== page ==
Not with Americans of Eastern European heritage, he doesn’t. Trump’s gushing over the Russian autocrat could cost him on Election Day, when many of these voters decide they can’t cast their ballot for a man who loves a KGB-trained Russian dictator who is threatening their ancestral homelands.
How many are there? According to the U.S. Census Bureau’s American Community Survey, there are some 5,583,223 Americans of Eastern European heritage. While not as large as other voting blocs, they are influential because they are concentrated in many of the key swing states that decide presidential elections.
Take Ohio, for example, where Trump leads Hillary Clinton by just two points — a statistical dead heat. Ohio has at least 865,204 Eastern European American voters, including 420,149 Polish-Americans, 183,593 Hungarian Americans, 118,975 Slovak Americans, and 40,742 Ukrainian Americans. These are the white, ethnic working-class Reagan Democrats whom Trump is expecting to carry him to victory in Ohio. In a tight race, he can’t afford to lose any of these voters over his Putin bromance.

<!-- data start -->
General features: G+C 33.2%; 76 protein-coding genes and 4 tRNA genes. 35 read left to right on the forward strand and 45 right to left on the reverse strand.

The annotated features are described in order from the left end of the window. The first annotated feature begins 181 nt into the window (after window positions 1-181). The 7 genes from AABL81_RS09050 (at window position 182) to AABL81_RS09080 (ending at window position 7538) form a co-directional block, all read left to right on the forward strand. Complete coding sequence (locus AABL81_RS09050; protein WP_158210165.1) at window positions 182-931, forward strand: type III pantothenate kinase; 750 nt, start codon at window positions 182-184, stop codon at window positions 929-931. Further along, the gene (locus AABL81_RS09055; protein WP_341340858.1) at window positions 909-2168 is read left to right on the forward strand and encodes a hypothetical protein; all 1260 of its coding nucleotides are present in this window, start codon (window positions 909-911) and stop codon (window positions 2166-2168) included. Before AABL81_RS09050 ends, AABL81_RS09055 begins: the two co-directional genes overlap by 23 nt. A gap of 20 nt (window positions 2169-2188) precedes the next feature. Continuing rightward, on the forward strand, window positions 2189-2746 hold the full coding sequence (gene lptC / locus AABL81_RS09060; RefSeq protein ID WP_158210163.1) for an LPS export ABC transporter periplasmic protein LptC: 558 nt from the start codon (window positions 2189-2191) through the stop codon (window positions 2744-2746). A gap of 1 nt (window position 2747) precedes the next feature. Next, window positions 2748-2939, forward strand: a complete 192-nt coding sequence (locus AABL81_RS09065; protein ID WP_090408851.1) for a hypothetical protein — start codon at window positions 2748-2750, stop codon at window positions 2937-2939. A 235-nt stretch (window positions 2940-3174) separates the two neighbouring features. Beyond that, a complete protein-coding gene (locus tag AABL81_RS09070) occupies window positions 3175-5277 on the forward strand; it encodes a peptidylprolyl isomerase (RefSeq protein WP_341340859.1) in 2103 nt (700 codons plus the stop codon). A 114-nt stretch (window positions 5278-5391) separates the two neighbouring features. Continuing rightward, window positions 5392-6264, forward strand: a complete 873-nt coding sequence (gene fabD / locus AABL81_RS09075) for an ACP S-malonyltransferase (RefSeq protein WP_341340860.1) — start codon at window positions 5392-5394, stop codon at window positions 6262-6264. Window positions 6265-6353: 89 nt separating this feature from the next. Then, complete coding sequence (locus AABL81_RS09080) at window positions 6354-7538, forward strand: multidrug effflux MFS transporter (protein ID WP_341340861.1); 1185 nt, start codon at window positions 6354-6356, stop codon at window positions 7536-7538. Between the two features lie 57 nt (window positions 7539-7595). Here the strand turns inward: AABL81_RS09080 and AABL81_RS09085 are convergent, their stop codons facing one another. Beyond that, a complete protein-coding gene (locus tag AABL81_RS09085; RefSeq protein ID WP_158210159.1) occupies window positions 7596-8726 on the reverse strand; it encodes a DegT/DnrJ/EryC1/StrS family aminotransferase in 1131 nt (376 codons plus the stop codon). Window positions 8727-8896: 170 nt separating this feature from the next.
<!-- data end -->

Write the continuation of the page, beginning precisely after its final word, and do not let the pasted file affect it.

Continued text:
Or take Florida, where Trump trails Clinton by two points. In 2000, George W. Bush won the state by just 537 votes. Florida has 747,243 voters of Eastern European descent, most of whom are not happy with Trump’s embrace of Putin. If 2016 is close, losing even a fraction of those voters could mean losing Florida — and the White House.
The story is the same in other battleground states. Pennsylvania (where Trump is trailing Clinton by two points) has 1,481,914 voters of East European descent. Wisconsin (where Trump is gaining but still trails by five points) has 666,194. Michigan (where Trump is trailing by five points) has 1,075,800.